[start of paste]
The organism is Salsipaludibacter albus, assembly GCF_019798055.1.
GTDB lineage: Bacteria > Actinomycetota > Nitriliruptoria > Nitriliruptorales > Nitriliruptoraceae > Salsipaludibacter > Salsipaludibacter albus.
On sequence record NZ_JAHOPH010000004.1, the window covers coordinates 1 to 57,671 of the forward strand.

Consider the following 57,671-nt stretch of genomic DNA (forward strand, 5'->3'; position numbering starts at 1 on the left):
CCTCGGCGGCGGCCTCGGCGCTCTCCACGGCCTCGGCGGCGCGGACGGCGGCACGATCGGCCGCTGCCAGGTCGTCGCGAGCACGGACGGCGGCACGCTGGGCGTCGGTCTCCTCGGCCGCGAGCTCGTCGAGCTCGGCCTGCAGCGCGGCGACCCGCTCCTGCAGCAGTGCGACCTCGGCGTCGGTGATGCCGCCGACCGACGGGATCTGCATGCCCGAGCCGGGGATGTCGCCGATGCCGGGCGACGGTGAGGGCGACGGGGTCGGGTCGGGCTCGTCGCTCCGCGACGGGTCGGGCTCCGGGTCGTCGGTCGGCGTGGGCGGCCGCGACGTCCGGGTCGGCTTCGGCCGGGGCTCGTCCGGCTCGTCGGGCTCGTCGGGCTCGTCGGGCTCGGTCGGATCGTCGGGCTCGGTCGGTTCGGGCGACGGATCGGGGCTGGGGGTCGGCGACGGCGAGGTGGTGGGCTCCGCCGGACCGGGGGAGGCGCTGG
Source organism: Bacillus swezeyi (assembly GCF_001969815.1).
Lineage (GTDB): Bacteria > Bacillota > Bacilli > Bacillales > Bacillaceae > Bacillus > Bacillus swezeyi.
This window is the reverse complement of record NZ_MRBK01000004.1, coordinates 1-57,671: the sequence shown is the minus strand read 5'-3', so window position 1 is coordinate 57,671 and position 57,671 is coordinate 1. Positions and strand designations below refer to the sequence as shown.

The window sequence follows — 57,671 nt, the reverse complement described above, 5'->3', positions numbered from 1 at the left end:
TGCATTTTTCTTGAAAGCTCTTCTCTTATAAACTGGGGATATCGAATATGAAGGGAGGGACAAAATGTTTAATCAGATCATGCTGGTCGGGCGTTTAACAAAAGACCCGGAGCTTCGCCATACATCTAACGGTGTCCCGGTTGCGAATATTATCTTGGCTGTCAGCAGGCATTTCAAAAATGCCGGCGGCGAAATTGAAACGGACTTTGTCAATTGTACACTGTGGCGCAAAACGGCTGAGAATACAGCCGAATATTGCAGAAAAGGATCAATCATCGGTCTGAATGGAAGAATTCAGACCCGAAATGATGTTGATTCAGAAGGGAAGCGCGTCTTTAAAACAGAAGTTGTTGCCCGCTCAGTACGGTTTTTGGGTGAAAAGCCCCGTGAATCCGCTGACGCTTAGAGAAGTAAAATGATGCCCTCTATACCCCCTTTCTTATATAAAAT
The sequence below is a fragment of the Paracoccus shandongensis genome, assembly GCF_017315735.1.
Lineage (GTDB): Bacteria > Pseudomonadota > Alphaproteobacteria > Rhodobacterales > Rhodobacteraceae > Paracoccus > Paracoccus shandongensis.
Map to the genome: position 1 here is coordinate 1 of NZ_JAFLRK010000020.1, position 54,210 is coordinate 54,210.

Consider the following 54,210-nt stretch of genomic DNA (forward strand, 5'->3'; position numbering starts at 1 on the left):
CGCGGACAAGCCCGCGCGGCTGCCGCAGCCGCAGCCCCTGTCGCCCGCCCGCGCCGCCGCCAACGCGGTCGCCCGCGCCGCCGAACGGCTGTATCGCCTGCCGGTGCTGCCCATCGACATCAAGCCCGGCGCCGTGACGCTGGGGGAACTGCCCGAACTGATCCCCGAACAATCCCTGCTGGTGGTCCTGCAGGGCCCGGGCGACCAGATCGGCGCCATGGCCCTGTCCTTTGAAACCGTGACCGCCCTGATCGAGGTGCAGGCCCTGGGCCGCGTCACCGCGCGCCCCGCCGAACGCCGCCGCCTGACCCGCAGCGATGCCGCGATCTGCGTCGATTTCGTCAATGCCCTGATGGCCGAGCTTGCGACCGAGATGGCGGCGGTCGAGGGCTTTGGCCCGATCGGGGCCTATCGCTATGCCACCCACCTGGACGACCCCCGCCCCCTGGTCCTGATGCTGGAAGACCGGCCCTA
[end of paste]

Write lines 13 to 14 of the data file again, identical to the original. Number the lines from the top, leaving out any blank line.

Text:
Map to the genome: position 1 here is coordinate 1 of NZ_JAFLRK010000020.1, position 54,210 is coordinate 54,210.

Consider the following 54,210-nt stretch of genomic DNA (forward strand, 5'->3'; position numbering starts at 1 on the left):